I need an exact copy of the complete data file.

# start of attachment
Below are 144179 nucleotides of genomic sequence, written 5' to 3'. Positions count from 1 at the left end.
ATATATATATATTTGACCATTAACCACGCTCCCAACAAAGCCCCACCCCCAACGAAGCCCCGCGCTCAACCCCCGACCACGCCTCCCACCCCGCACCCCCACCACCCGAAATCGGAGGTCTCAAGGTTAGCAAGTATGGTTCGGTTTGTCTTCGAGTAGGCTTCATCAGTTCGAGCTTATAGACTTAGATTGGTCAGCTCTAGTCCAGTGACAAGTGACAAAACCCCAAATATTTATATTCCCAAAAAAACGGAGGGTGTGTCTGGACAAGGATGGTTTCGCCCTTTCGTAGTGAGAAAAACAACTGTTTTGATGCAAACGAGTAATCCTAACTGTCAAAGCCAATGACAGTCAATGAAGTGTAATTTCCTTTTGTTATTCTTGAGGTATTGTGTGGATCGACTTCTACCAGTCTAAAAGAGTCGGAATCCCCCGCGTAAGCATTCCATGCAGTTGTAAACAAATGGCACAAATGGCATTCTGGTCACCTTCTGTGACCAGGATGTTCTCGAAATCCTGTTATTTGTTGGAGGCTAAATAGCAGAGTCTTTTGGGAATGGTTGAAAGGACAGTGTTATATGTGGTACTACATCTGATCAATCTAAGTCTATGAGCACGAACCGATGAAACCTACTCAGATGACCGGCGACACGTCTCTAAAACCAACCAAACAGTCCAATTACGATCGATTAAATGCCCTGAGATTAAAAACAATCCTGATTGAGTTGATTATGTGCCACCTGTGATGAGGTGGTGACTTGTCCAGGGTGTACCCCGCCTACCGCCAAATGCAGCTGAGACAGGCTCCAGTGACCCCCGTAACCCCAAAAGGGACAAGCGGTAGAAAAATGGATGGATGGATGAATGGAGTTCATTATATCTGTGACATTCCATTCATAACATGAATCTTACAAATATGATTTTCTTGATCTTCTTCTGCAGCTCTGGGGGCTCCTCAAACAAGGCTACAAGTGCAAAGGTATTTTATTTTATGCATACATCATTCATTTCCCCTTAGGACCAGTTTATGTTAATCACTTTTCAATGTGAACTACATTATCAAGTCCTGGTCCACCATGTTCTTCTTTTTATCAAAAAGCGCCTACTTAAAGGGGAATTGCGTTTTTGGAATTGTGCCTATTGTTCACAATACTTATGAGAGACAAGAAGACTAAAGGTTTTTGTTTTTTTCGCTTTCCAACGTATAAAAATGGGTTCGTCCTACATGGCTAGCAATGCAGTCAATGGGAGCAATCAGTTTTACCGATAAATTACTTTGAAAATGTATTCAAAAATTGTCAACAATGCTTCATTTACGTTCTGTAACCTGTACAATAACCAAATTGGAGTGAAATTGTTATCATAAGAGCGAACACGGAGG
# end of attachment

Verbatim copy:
Below are 144179 nucleotides of genomic sequence, written 5' to 3'. Positions count from 1 at the left end.
ATATATATATATTTGACCATTAACCACGCTCCCAACAAAGCCCCACCCCCAACGAAGCCCCGCGCTCAACCCCCGACCACGCCTCCCACCCCGCACCCCCACCACCCGAAATCGGAGGTCTCAAGGTTAGCAAGTATGGTTCGGTTTGTCTTCGAGTAGGCTTCATCAGTTCGAGCTTATAGACTTAGATTGGTCAGCTCTAGTCCAGTGACAAGTGACAAAACCCCAAATATTTATATTCCCAAAAAAACGGAGGGTGTGTCTGGACAAGGATGGTTTCGCCCTTTCGTAGTGAGAAAAACAACTGTTTTGATGCAAACGAGTAATCCTAACTGTCAAAGCCAATGACAGTCAATGAAGTGTAATTTCCTTTTGTTATTCTTGAGGTATTGTGTGGATCGACTTCTACCAGTCTAAAAGAGTCGGAATCCCCCGCGTAAGCATTCCATGCAGTTGTAAACAAATGGCACAAATGGCATTCTGGTCACCTTCTGTGACCAGGATGTTCTCGAAATCCTGTTATTTGTTGGAGGCTAAATAGCAGAGTCTTTTGGGAATGGTTGAAAGGACAGTGTTATATGTGGTACTACATCTGATCAATCTAAGTCTATGAGCACGAACCGATGAAACCTACTCAGATGACCGGCGACACGTCTCTAAAACCAACCAAACAGTCCAATTACGATCGATTAAATGCCCTGAGATTAAAAACAATCCTGATTGAGTTGATTATGTGCCACCTGTGATGAGGTGGTGACTTGTCCAGGGTGTACCCCGCCTACCGCCAAATGCAGCTGAGACAGGCTCCAGTGACCCCCGTAACCCCAAAAGGGACAAGCGGTAGAAAAATGGATGGATGGATGAATGGAGTTCATTATATCTGTGACATTCCATTCATAACATGAATCTTACAAATATGATTTTCTTGATCTTCTTCTGCAGCTCTGGGGGCTCCTCAAACAAGGCTACAAGTGCAAAGGTATTTTATTTTATGCATACATCATTCATTTCCCCTTAGGACCAGTTTATGTTAATCACTTTTCAATGTGAACTACATTATCAAGTCCTGGTCCACCATGTTCTTCTTTTTATCAAAAAGCGCCTACTTAAAGGGGAATTGCGTTTTTGGAATTGTGCCTATTGTTCACAATACTTATGAGAGACAAGAAGACTAAAGGTTTTTGTTTTTTTCGCTTTCCAACGTATAAAAATGGGTTCGTCCTACATGGCTAGCAATGCAGTCAATGGGAGCAATCAGTTTTACCGATAAATTACTTTGAAAATGTATTCAAAAATTGTCAACAATGCTTCATTTACGTTCTGTAACCTGTACAATAACCAAATTGGAGTGAAATTGTTATCATAAGAGCGAACACGGAGG